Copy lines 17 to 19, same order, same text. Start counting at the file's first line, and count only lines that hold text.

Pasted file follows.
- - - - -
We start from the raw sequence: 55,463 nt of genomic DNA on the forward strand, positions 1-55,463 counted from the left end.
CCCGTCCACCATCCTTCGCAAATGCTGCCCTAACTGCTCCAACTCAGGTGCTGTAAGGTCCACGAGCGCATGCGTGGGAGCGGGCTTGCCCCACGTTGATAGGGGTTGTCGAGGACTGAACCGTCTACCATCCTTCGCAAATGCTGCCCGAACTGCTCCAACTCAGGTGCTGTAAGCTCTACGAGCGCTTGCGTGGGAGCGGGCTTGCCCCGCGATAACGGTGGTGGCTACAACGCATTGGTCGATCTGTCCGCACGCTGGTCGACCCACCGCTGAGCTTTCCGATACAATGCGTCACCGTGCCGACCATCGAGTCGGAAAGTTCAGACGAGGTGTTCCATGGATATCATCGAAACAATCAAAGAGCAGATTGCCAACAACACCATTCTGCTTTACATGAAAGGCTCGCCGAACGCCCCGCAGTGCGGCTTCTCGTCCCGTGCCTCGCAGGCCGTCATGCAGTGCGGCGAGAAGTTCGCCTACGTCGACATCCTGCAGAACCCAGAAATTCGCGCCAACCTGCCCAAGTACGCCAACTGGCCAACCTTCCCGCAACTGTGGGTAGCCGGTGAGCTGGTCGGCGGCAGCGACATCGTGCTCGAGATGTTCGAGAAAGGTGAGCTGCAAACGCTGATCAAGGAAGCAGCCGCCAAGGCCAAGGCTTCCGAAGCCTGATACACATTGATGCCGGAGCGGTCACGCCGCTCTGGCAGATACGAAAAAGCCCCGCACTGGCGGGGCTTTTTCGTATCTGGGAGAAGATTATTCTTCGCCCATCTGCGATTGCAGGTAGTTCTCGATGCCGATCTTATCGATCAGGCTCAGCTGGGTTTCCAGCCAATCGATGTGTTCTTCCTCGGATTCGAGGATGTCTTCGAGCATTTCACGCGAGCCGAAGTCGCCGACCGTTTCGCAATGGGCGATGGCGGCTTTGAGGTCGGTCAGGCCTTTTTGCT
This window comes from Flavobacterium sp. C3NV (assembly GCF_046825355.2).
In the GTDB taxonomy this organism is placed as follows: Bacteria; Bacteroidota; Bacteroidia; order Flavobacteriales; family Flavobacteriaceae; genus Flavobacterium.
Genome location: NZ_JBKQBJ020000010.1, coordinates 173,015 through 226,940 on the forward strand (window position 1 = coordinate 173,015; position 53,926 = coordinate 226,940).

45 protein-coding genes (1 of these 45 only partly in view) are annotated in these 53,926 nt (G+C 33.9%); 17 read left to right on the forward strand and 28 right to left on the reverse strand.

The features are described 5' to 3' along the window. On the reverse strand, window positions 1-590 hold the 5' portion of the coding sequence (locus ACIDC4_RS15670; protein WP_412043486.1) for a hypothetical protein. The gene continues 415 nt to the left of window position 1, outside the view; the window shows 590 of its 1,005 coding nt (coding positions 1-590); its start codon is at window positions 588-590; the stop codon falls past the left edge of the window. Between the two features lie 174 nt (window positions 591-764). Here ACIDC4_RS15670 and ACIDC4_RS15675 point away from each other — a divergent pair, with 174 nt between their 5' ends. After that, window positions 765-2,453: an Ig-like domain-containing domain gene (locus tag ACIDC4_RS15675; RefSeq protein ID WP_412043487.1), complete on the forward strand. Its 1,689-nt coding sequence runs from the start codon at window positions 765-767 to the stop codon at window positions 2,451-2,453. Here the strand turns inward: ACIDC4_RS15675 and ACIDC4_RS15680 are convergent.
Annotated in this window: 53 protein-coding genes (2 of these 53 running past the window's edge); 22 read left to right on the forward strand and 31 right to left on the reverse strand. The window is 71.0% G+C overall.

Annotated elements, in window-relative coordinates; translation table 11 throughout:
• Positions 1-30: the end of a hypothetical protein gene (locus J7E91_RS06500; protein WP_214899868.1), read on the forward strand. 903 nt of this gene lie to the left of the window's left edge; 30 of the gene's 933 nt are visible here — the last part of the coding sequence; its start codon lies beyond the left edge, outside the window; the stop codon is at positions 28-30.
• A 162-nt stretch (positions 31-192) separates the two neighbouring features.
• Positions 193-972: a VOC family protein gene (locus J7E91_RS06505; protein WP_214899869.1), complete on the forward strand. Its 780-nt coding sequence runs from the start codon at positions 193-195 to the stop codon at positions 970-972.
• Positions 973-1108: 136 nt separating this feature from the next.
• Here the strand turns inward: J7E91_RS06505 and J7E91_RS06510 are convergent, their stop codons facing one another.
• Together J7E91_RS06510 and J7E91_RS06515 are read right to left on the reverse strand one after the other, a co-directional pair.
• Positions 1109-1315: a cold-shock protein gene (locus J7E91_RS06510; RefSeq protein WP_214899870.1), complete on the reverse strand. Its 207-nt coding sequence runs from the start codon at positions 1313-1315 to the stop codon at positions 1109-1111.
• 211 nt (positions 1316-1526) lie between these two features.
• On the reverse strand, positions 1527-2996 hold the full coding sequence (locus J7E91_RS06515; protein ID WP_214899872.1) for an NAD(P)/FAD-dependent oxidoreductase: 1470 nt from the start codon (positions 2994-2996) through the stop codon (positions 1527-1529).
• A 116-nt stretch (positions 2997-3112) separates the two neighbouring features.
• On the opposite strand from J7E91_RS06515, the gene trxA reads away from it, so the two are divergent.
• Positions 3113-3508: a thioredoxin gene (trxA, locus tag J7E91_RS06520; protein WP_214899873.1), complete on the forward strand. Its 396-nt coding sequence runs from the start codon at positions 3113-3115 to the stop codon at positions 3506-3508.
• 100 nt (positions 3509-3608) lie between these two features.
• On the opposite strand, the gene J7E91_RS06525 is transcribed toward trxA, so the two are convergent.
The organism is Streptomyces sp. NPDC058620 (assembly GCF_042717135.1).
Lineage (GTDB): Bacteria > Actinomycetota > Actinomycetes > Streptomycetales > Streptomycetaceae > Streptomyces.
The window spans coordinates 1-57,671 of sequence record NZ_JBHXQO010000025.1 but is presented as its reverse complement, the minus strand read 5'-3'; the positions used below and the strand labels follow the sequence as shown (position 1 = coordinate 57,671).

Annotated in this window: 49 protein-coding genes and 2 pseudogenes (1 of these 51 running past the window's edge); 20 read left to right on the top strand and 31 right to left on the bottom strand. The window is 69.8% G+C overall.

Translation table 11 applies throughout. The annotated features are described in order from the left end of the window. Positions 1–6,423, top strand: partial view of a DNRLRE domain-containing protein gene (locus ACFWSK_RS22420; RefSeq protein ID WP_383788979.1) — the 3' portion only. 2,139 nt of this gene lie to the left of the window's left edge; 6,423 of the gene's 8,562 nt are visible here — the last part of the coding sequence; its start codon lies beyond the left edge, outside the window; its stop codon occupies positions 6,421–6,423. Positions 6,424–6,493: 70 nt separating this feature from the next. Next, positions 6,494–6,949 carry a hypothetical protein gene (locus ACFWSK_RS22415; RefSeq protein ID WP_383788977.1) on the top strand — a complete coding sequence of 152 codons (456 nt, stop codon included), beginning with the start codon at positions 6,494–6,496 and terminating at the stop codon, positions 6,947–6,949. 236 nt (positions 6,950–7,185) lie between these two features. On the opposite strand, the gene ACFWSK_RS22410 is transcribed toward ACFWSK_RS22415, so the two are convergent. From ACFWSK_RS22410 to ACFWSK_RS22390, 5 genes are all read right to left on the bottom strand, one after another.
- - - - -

• 211 nt (positions 1316-1526) lie between these two features.
• On the reverse strand, positions 1527-2996 hold the full coding sequence (locus J7E91_RS06515; protein ID WP_214899872.1) for an NAD(P)/FAD-dependent oxidoreductase: 1470 nt from the start codon (positions 2994-2996) through the stop codon (positions 1527-1529).
• A 116-nt stretch (positions 2997-3112) separates the two neighbouring features.